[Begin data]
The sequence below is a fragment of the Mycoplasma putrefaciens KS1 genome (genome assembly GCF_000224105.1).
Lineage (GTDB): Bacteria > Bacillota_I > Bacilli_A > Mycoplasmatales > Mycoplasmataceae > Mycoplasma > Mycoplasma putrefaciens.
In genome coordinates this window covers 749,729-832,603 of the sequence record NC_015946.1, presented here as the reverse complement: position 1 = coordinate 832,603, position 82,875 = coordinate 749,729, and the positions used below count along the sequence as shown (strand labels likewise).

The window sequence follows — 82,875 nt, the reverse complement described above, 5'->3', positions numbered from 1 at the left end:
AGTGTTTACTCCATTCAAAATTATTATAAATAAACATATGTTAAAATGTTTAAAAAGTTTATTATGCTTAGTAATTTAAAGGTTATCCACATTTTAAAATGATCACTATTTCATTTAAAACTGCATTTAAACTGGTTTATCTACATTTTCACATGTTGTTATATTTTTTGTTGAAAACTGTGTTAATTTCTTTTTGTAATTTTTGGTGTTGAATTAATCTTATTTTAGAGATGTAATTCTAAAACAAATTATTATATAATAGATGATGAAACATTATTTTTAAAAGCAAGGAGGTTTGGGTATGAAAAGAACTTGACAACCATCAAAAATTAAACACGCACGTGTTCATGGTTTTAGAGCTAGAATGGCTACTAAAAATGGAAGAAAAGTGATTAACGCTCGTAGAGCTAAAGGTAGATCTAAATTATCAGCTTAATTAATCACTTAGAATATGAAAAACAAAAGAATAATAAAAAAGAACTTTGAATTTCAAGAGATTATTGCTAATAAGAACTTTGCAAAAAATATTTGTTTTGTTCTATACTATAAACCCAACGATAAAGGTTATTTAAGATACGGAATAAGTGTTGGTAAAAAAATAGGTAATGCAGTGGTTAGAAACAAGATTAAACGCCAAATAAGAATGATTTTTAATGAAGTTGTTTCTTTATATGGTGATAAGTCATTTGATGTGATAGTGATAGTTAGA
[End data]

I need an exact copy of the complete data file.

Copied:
The sequence below is a fragment of the Mycoplasma putrefaciens KS1 genome (genome assembly GCF_000224105.1).
Lineage (GTDB): Bacteria > Bacillota_I > Bacilli_A > Mycoplasmatales > Mycoplasmataceae > Mycoplasma > Mycoplasma putrefaciens.
In genome coordinates this window covers 749,729-832,603 of the sequence record NC_015946.1, presented here as the reverse complement: position 1 = coordinate 832,603, position 82,875 = coordinate 749,729, and the positions used below count along the sequence as shown (strand labels likewise).

The window sequence follows — 82,875 nt, the reverse complement described above, 5'->3', positions numbered from 1 at the left end:
AGTGTTTACTCCATTCAAAATTATTATAAATAAACATATGTTAAAATGTTTAAAAAGTTTATTATGCTTAGTAATTTAAAGGTTATCCACATTTTAAAATGATCACTATTTCATTTAAAACTGCATTTAAACTGGTTTATCTACATTTTCACATGTTGTTATATTTTTTGTTGAAAACTGTGTTAATTTCTTTTTGTAATTTTTGGTGTTGAATTAATCTTATTTTAGAGATGTAATTCTAAAACAAATTATTATATAATAGATGATGAAACATTATTTTTAAAAGCAAGGAGGTTTGGGTATGAAAAGAACTTGACAACCATCAAAAATTAAACACGCACGTGTTCATGGTTTTAGAGCTAGAATGGCTACTAAAAATGGAAGAAAAGTGATTAACGCTCGTAGAGCTAAAGGTAGATCTAAATTATCAGCTTAATTAATCACTTAGAATATGAAAAACAAAAGAATAATAAAAAAGAACTTTGAATTTCAAGAGATTATTGCTAATAAGAACTTTGCAAAAAATATTTGTTTTGTTCTATACTATAAACCCAACGATAAAGGTTATTTAAGATACGGAATAAGTGTTGGTAAAAAAATAGGTAATGCAGTGGTTAGAAACAAGATTAAACGCCAAATAAGAATGATTTTTAATGAAGTTGTTTCTTTATATGGTGATAAGTCATTTGATGTGATAGTGATAGTTAGA